The life cycle of a boa constrictor consists of the baby stage and the reproductive stage. Female boas bear live offspring that survive independently from birth. Newborn boas immediately hide and begin hunting for food. Boas reach sexual maturity between 2 and 4 years of age and lead solitary lives unless they are breeding.
Boa constrictors live in a variety of habitats from tropical forests to semi-deserts. They are good climbers and spend much of their time in trees where their prehensile tails help them climb.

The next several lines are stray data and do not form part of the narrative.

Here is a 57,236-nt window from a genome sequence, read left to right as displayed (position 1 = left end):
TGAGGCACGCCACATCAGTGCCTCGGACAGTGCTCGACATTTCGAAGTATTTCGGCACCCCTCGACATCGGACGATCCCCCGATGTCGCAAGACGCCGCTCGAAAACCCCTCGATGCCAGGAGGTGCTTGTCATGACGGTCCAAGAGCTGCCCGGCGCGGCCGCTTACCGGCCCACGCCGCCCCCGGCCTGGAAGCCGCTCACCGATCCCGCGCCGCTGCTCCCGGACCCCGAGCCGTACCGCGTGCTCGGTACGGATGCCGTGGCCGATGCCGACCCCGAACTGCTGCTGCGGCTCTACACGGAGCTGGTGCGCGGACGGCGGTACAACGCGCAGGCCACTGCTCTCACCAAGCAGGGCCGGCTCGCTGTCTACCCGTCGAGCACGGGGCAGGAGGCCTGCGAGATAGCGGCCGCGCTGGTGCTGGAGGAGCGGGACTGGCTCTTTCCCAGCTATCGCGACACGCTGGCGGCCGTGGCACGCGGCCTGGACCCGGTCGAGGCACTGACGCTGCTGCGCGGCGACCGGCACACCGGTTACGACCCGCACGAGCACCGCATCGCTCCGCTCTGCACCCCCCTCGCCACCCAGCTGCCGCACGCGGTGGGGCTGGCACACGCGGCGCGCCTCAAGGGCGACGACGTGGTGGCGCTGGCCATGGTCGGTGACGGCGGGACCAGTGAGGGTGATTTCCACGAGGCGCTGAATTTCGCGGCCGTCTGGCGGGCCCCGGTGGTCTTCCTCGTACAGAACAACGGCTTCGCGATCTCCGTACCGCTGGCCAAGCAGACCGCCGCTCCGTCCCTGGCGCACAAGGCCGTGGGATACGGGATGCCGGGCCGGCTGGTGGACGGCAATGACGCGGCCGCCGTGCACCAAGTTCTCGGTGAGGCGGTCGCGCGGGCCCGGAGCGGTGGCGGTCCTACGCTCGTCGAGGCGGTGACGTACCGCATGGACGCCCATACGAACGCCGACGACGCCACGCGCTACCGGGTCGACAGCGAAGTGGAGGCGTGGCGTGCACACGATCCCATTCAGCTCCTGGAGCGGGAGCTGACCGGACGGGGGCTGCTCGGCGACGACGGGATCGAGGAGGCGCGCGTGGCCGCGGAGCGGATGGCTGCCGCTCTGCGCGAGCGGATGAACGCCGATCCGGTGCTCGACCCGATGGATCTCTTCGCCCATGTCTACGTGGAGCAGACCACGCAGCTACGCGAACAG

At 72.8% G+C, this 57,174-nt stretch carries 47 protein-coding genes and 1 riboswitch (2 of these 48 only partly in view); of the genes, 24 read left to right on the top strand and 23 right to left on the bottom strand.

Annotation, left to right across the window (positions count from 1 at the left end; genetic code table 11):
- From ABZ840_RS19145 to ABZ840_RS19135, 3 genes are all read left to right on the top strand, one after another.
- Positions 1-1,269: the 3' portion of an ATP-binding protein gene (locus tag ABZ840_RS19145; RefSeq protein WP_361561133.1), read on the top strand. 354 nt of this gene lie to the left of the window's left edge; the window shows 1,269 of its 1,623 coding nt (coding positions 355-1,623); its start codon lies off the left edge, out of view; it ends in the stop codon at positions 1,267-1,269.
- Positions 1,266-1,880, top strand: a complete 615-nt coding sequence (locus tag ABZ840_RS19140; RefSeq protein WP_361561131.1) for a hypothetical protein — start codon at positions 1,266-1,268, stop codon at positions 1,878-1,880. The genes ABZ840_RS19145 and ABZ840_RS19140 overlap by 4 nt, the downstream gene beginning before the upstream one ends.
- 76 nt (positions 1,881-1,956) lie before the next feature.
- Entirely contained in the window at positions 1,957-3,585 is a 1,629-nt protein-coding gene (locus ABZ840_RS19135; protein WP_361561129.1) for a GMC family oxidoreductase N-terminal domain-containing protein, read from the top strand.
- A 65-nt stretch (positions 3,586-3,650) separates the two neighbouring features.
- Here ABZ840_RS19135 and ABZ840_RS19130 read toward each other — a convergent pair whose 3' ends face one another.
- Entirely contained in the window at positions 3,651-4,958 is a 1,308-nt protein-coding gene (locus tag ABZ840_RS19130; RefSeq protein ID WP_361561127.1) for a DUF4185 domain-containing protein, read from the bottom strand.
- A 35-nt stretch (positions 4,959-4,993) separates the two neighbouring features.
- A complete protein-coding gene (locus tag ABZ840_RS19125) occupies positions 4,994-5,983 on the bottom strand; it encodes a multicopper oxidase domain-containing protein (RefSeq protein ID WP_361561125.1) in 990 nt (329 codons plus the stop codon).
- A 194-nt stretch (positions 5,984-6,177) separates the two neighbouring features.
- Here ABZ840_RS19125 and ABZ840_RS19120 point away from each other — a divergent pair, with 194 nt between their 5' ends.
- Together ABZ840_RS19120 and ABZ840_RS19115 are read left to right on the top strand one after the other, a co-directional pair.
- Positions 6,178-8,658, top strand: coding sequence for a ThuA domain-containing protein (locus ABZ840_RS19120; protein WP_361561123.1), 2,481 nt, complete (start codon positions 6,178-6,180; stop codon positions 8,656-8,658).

Boas use an ambush method to stalk their prey. When hunting, they stay still and hidden, flicking the air with their tongues to catch the scent of their prey. Boas also use heat-seeking scales around their mouths to sense when their dinner is near. Once the boa locates its prey, it bites and holds with its teeth while wrapping its body around the victim. Boas do not have fangs or venom, but have many small teeth to perform this task. When the snake has coiled its body several times around the prey, it squeezes the coils tighter and tighter until the animal suffocates. Boas unhinge their jaws to swallow their prey whole. These snakes primarily feast on lizards, birds, bats and rodents.